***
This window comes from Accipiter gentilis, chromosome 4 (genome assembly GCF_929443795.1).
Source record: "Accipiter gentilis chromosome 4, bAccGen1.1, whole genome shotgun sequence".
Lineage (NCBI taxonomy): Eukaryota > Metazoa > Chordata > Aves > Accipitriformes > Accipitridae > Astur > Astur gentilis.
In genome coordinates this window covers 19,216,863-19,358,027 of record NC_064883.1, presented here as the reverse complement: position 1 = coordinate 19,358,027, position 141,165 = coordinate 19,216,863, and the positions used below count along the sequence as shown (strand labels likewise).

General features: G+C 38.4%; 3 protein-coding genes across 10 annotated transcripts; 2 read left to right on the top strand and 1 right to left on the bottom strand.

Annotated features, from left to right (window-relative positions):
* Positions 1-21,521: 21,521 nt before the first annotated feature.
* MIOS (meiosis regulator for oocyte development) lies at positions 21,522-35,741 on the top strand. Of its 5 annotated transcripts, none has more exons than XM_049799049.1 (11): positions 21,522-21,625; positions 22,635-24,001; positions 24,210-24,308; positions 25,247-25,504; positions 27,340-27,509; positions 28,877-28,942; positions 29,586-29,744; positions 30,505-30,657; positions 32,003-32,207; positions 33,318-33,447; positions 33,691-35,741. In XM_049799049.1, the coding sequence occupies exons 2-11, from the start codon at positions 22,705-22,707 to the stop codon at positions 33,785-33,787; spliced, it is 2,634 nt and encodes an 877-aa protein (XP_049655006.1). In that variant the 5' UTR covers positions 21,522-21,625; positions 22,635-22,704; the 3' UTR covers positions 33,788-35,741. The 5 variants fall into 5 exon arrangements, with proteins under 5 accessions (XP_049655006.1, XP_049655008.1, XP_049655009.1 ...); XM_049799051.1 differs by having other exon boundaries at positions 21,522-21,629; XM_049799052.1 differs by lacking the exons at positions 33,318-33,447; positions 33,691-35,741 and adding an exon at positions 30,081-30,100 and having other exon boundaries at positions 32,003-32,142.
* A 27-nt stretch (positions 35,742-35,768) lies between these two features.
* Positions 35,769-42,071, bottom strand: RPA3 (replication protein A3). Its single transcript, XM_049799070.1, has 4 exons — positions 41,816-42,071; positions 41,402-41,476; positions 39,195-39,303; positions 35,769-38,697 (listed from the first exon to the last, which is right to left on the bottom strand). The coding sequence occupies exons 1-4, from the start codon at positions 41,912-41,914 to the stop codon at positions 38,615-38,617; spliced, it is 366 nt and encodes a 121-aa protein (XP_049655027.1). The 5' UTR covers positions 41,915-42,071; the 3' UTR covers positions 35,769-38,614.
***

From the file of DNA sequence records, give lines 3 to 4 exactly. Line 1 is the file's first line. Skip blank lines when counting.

Lineage (NCBI taxonomy): Eukaryota > Metazoa > Chordata > Aves > Accipitriformes > Accipitridae > Astur > Astur gentilis.
In genome coordinates this window covers 19,216,863-19,358,027 of record NC_064883.1, presented here as the reverse complement: position 1 = coordinate 19,358,027, position 141,165 = coordinate 19,216,863, and the positions used below count along the sequence as shown (strand labels likewise).